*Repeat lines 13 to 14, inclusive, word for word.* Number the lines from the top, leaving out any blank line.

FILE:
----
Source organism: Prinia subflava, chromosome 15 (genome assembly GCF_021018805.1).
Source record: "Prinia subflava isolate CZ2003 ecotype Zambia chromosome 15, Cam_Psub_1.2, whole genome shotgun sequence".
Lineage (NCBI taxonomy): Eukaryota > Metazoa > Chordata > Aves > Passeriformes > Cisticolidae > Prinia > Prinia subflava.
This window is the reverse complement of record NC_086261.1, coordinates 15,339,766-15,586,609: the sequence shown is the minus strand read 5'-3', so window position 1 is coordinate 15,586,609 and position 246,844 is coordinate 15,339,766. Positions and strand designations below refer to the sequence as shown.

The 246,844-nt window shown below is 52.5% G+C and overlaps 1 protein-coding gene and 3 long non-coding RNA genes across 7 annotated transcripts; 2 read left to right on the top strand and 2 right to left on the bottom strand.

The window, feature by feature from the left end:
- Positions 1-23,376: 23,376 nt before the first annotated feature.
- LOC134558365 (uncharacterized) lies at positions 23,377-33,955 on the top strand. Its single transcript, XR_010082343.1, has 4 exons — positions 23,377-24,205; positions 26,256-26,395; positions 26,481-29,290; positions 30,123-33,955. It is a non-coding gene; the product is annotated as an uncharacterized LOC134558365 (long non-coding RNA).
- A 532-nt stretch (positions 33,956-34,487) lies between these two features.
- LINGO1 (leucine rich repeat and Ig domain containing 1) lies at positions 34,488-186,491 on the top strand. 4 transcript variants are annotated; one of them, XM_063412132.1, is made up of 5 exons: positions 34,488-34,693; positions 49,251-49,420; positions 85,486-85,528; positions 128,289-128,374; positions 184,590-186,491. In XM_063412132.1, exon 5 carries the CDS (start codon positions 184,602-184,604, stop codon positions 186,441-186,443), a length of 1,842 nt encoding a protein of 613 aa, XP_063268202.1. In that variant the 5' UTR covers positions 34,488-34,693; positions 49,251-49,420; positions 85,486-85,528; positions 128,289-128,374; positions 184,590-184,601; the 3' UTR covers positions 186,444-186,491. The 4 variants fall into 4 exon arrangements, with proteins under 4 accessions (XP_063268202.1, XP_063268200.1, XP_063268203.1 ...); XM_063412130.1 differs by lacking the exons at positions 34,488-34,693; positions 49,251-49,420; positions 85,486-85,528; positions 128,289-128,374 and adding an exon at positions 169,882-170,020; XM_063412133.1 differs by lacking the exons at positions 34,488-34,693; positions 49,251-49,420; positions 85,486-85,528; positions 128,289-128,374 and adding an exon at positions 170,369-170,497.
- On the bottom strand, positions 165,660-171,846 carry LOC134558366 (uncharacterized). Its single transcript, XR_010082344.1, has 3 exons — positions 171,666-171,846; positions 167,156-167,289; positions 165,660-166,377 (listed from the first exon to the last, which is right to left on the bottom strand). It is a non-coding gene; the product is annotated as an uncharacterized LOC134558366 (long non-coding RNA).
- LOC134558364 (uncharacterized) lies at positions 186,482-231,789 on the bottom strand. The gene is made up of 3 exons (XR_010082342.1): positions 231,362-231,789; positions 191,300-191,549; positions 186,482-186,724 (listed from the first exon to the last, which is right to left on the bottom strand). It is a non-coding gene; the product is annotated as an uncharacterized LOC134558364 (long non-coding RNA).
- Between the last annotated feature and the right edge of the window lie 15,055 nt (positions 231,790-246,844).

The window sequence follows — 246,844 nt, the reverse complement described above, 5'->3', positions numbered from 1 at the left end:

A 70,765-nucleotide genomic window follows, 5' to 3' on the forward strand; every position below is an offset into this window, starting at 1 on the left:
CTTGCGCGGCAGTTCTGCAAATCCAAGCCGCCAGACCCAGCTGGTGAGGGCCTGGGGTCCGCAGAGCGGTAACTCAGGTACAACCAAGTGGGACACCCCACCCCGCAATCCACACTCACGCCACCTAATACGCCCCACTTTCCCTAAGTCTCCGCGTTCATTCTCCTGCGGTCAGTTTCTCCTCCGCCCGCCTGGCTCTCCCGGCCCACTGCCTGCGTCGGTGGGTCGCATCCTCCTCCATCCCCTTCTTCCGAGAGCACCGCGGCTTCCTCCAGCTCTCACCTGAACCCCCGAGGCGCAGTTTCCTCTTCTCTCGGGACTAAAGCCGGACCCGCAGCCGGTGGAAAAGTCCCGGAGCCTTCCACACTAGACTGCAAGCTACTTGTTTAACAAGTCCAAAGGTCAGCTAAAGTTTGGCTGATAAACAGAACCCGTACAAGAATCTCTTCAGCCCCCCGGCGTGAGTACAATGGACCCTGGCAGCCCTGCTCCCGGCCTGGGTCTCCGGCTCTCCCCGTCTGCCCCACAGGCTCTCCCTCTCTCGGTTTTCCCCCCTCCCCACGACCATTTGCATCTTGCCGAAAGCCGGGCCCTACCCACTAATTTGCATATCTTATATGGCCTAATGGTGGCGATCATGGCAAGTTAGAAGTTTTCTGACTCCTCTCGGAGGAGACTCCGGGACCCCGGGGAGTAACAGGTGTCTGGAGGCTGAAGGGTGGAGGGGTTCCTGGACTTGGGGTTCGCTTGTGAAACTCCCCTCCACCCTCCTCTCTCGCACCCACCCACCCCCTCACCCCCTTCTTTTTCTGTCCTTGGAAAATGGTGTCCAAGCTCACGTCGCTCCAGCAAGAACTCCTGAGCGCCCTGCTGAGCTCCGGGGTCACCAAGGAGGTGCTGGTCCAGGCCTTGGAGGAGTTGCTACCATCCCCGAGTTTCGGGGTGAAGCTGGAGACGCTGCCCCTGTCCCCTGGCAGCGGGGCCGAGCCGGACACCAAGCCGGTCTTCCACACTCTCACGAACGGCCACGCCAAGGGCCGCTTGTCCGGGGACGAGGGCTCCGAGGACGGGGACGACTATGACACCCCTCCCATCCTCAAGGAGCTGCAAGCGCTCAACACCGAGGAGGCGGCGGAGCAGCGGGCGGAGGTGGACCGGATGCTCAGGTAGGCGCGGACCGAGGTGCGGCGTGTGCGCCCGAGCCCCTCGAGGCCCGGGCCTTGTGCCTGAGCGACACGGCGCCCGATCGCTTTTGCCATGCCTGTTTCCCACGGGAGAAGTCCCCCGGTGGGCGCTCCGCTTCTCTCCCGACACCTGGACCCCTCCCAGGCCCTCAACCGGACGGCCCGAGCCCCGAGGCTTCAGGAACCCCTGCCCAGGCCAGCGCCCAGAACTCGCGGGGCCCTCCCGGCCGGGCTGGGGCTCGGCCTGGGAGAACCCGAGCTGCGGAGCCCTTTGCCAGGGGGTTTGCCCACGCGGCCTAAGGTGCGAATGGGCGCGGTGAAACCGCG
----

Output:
- Between the last annotated feature and the right edge of the window lie 15,055 nt (positions 231,790-246,844).

The window sequence follows — 246,844 nt, the reverse complement described above, 5'->3', positions numbered from 1 at the left end: